A sex scene for Anne Frank?
Sharon Dogar, a British author known for her novels aimed at teenagers, has reimagined the Anne Frank story to include romance with Peter van Pels, and sex. Annexed: The Incredible Story of the Boy Who Loved Anne Frank is told through Peter's diary entries and covers the period in the annex as well as his experience in the concentration camps, which she reportedly told The Sunday Times was the most important part of her book. Important as it may be, an Anne Frank sex scene will undoubtedly be the focus of attention for the novel's release.
Buddy Elias, Anne Frank’s first cousin who was close with her father, read the book and is not happy. "Anne was not the child she is in this book," he said. "I also do not think that their terrible destiny should be used to invent some fictitious story." He also claims that Peter's personality is also misrepresented in Dogar's version. In the Telegraph article, Charlie Sheppard, editorial director of Andersen Press, the publisher, is quoted saying that Dogar felt like they had sex, and that it was edited out of the published diaries.
At Jezebel, Sadie Stein wonders if this reimagining is in poor taste, calling it "the Anne Frank sex scene you haven't been waiting for." She writes:
It's fiction, and Dogar can make up anything she likes. The taste level may be arguable - so far it's only out in the UK, and I have not yet read it - but my main thought was, why? Anne Frank's diary is a genuine and beautiful piece of writing purely because of its authenticity. Much of its power comes from the very uneventfulness of their limited existences, and I don't know why you'd want to disregard that. Dogar is a sensitive writer, and her Falling and Waves are good novels - but not short on the sensuality. I'm not guessing this'll do any damage to Frank's legacy, but it could open the floodgates for a bizarre subgenre.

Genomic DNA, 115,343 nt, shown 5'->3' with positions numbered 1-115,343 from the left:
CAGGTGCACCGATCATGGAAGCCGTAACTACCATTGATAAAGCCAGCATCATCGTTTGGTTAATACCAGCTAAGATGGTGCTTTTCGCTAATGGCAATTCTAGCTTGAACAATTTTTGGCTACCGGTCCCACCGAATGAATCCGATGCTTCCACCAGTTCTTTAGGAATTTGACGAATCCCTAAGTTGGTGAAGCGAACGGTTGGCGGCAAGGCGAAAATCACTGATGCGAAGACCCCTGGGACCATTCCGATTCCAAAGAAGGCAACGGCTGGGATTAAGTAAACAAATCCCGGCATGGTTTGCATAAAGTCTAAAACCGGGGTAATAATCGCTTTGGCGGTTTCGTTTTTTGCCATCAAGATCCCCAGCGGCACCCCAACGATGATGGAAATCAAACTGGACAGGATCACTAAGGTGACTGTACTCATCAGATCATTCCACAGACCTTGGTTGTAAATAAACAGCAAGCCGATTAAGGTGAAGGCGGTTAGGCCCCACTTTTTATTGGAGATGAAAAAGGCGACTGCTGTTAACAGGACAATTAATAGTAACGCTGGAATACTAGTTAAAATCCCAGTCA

Reimaginings -- whether they be feminist re-interpretations of bible stories or fan fiction -- can be a useful way to process and learn from existing stories. They can also be gratifying in that they let you change the story to make things happen the way you think they should have happened, or the way you wish they happened. It can useful in making older stories relatable to modern audiences. (Could modern teens relate to Anne better if she were sexually active?) Whether it's a good idea to mess around with tragic and sensitive stories like Anne Frank's, though, is a difficult question. What do you think?